After a couple of hours, she came home and I went over. However, the weather took a turn for the worse, and it started raining quite heavily. Not much I could do about that, so I went home for a cup of hot chocolate. 

I was in work on the night shift last night, so needed a few hours in bed this morning before going over to the allotment. A month's rain has been forecast in the next thirty-six hours, so we were anxious to get as much done as possible before this deluge began. As it turns out however, the weather gods smiled on us, and it turn out to be a fantastic evening.
Clare went over first to space out where we will plant asparagus, which needs a good amount of space. I looked after the kids, and went over when she got home. 
My job for today was to dig out the central, semi-permanent path that all our beds will be attached to. Maybe I'm just gone used to the manual labour, but I didn't find this job difficult, and had most of the path complete within an hour.  I then dug out another "mini" path between beds. 
Clare came over with the kids, and started preparing the double bed that the swedes and beetroot will most likely be planted in. Thomas brought a toy JCB digger and pottered about as we worked. Isabelle slept for most of her time there. 

One anecdote for remembering in the future: just before we were preparing to go home, Thomas was enjoying himself splashing in some puddles. Getting adventurous, he ran around the corner of a stable in search of deeper pools, which took him out of my line of vision. Suddenly a horse winnyed loudly, and gave Thomas such a scare that he rocketed around the corner and into my arms like a streak of lightening! 

At this point, the biggest jobs are behind us, and every half hour that we're able to put into the allotment will give visible results.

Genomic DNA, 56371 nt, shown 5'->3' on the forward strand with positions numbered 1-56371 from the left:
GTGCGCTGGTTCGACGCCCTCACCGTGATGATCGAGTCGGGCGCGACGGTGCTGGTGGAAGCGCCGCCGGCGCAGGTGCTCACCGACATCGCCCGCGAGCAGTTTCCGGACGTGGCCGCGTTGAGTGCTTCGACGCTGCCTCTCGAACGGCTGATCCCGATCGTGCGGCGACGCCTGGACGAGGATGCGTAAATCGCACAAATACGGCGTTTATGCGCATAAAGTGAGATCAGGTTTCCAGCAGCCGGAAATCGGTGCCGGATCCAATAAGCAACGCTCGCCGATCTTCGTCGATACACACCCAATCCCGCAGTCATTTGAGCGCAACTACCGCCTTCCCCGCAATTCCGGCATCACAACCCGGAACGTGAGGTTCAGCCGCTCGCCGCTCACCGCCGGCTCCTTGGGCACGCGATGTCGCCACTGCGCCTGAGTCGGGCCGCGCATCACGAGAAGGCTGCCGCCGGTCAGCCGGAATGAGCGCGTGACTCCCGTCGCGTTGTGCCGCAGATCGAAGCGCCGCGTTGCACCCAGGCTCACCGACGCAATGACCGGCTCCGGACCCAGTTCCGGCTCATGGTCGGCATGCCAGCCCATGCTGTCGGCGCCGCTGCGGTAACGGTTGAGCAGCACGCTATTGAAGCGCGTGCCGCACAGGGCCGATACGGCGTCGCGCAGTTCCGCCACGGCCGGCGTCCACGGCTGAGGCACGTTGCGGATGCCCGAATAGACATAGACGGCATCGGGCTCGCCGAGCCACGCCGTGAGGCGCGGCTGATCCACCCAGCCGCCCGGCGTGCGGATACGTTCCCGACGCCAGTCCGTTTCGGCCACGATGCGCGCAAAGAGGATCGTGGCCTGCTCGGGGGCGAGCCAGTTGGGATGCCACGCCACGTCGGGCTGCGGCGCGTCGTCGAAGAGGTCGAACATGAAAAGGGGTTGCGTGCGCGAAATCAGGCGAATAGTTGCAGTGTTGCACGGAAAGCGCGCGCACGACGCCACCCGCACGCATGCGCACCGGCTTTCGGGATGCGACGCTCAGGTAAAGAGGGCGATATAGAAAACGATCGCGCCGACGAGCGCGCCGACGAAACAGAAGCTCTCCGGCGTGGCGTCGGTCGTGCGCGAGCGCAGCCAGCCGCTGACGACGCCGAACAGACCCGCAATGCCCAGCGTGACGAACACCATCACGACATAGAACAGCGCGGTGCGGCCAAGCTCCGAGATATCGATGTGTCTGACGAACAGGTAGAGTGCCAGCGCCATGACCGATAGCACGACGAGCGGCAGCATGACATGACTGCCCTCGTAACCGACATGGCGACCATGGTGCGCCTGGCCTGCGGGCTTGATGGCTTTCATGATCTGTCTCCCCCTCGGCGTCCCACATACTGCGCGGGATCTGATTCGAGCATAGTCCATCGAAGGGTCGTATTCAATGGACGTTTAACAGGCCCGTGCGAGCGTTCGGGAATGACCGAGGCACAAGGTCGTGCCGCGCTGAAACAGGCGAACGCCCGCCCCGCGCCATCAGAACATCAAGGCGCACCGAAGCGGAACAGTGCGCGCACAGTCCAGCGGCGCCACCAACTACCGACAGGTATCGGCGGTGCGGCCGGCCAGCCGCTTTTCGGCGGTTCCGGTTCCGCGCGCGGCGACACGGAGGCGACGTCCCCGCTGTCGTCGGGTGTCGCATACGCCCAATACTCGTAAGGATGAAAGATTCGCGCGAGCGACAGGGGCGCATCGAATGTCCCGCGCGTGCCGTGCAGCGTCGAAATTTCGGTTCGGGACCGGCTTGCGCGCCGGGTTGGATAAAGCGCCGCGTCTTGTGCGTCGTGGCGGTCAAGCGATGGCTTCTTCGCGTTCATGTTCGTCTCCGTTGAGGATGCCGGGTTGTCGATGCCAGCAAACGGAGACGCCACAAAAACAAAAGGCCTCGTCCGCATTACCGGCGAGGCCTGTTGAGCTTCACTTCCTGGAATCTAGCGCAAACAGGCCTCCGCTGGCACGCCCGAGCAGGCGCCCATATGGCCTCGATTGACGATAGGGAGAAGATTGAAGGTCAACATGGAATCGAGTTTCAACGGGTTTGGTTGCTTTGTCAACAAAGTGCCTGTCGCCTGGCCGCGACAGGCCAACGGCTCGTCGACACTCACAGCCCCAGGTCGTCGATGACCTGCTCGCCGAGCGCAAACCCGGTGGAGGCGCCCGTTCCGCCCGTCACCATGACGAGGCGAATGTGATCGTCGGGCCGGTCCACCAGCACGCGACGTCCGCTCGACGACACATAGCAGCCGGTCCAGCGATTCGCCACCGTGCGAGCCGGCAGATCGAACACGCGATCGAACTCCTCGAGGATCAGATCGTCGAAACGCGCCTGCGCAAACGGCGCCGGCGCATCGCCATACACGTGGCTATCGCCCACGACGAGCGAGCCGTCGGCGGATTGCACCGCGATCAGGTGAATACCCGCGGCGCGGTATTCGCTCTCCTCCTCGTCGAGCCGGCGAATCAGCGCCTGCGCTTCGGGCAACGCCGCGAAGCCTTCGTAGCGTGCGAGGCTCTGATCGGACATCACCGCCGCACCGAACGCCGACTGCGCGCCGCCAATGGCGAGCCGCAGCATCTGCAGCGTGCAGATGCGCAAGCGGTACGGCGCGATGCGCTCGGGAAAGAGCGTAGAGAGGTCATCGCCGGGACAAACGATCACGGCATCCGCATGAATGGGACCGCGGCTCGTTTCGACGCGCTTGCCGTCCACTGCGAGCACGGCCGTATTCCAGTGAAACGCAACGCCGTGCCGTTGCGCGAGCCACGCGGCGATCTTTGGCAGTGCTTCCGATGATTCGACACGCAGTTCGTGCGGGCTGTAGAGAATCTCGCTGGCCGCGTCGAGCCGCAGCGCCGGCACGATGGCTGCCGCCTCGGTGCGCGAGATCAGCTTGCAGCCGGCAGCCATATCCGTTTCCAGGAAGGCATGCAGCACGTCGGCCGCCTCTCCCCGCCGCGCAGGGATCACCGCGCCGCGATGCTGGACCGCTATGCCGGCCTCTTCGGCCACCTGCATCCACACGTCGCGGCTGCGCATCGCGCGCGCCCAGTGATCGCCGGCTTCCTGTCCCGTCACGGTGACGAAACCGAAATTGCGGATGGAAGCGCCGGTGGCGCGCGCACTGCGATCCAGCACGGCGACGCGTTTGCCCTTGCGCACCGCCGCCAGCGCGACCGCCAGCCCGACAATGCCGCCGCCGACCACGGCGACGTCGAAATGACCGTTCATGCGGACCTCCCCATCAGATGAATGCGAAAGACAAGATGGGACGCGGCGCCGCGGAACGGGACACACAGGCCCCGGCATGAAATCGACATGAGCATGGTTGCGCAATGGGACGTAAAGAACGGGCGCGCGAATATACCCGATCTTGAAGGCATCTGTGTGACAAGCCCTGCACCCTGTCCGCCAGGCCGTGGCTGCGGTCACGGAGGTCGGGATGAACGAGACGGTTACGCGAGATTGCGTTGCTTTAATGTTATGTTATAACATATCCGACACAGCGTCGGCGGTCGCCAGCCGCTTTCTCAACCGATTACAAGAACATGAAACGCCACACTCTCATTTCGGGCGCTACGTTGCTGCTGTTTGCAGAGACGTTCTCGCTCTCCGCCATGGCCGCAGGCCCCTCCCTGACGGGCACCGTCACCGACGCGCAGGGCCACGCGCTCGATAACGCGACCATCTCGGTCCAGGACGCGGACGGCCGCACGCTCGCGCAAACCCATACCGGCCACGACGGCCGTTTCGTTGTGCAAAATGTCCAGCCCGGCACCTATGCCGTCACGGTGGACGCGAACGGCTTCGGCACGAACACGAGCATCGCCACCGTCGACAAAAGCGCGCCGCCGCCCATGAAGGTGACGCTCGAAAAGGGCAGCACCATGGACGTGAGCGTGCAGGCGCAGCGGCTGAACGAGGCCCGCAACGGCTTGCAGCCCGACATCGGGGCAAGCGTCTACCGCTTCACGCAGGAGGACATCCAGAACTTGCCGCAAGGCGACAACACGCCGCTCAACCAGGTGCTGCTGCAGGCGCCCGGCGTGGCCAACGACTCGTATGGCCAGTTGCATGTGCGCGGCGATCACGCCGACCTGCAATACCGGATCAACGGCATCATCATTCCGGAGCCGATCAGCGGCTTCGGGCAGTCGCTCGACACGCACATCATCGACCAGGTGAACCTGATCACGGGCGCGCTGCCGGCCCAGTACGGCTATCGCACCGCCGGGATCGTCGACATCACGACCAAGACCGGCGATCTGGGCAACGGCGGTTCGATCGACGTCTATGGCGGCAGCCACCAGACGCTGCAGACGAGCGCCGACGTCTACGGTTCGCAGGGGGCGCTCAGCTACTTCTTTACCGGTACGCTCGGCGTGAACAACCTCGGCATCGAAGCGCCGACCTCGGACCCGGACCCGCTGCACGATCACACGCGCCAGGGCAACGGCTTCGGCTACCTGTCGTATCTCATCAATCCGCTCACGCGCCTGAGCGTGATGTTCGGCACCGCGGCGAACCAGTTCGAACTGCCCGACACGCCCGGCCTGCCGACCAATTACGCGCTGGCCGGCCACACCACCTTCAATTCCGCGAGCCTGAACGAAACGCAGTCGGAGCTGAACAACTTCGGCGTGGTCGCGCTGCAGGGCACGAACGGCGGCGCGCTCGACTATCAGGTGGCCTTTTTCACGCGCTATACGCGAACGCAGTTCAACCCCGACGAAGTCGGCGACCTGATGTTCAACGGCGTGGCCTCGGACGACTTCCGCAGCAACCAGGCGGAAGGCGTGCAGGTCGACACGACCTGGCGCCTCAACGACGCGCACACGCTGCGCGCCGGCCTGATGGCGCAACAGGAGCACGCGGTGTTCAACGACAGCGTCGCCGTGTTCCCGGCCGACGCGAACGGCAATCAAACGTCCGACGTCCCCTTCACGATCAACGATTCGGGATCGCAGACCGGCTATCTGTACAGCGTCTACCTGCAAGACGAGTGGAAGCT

The allotment as it looked this evening. 

Saturday, April 21, 2012

All from nothing... (part 11)

Our efforts to transform an unused piece of land into a productive vegetable garden. 

Yet another week passes in which I didn't visit the allotment at all. My only excuse is that when I'm working the day job, I want to spend time with my family when I get home, not give them a quick hello and head off for a couple of hours again.

Now that the weekend has finally arrived, we had a proper opportunity to get some real work done on the plot. So yesterday evening, Clare headed over and spent an hour or two building the first of the beds that we'll use to grow veg on. 

This morning dawned sunny and beautiful, so after giving the kids breakfast, we all jumped in the car and traveled over. We brought most of the veg that we've grown with us - the vast majority of the veg are ready to be planted out and it's high time they were. When we got to the allotment, I discovered a little present the landlady had left for me hanging from the gate:

Needless to say, I was delighted with this gift - this simple gesture sums up the type of family we're lucky enough to be friends with. Not that I'd need any present to know how decent they are (after all, they freely offered us the use of the land!). 

We had two objectives for the day - we wanted to plant out at least a few of the veg and also to put up the chicken wire.
My first task was removing the pile of stones I've been accumulating when forking the soil. Clare (and Thomas) helped load up one of the wheelbarrows from the farm, and in two trips, I'd gotten rid of the entire pile. 

Clare then started to dig out the central path that all the vegetable beds will run off. I continued forking through the soil - I need to get this finished for us to be able to fully ulitise the land.